The leaders of France's two houses of parliament called the protest after a three-fold increase in the number of anti-Semitic incidents, compared with the whole of 2022, since Hamas's October 7 attack on Israel.
Prime Minister Elisabeth Borne and former presidents Francois Hollande and Nicolas Sarkozy led the march, holding a banner with the slogan "For the Republic, against anti-Semitism".
They led several renditions of the French national anthem.
Police estimated 105,000 people took part in Sunday's march.
President Emmanuel Macron, whose decision not to attend drew criticism from some politicians, published an open letter supporting the march and condemning "the unbearable resurgence of unbridled anti-Semitism".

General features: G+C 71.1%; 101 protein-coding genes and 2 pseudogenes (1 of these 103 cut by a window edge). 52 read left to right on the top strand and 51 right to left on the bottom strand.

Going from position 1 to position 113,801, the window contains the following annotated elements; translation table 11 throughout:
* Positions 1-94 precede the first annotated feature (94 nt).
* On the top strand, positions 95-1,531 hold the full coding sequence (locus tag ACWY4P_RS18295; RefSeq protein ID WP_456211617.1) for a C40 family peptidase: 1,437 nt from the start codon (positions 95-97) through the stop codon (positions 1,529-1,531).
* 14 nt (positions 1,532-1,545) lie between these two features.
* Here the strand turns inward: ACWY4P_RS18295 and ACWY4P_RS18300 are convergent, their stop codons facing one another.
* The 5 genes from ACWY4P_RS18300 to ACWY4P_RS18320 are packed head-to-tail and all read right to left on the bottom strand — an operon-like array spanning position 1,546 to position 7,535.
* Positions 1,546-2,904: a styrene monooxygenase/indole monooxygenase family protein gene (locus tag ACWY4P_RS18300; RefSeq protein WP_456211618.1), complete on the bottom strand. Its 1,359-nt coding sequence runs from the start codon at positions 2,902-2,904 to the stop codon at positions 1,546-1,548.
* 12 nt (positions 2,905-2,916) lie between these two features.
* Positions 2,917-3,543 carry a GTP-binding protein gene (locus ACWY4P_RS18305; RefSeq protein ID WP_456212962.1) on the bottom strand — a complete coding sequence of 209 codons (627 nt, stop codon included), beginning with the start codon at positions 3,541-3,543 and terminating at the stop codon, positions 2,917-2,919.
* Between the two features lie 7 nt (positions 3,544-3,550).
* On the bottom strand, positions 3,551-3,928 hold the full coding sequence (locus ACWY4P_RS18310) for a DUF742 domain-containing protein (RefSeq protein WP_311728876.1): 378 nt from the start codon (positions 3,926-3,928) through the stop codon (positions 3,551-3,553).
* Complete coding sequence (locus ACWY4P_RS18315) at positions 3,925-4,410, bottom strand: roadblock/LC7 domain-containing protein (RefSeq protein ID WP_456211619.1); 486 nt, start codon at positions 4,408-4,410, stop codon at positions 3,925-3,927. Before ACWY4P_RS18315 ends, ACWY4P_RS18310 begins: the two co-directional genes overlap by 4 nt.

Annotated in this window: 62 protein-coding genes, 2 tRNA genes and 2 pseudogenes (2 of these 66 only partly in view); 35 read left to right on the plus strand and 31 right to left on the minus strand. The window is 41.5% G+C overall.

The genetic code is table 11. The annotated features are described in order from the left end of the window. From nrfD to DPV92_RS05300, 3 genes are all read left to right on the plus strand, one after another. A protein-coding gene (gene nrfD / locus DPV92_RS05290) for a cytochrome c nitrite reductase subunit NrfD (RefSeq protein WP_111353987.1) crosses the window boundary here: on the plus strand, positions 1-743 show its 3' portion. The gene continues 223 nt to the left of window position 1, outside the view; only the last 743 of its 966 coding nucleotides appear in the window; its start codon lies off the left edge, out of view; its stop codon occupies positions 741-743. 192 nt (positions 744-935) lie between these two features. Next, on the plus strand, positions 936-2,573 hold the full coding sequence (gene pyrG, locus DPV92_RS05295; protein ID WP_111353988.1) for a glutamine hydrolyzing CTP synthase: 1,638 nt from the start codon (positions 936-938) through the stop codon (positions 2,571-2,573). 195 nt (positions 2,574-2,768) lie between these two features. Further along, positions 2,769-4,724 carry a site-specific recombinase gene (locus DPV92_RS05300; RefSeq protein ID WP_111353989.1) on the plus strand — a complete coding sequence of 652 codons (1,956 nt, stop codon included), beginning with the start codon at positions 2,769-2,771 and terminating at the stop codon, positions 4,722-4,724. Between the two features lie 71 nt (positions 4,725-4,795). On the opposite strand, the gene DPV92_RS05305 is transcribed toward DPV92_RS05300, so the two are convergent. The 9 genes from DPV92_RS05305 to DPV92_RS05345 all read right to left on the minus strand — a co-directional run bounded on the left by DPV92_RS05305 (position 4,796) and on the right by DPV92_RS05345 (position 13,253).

The run-up to the march was marked by wrangling over which parties should be represented.
The far-right National Rally's decision to take part prompted the radical-left France Unbowed party to distance itself from the event, although other left-wing parties attended.
Left-wing politicians have joined pro-Palestinian protests in recent weeks, including a march in Paris on Saturday.
Calls by Mr Macron in recent days for a ceasefire in Gaza, including in an interview in which he opposed Israeli bombing, have been welcomed by French leftist politicians but rebuked by Israeli Prime Minister Benjamin Netanyahu.
Protests against anti-Semitism also took place in other French cities on Sunday, including in Marseille where about 7,000 people turned out, according to a police estimate.
Elsewhere in Europe, concern is running high over anti-Semitism and other forms of extremism.
In Britain, a large pro-Palestinian demonstration on Saturday was marked by skirmishes between far-right counter-protesters and the police.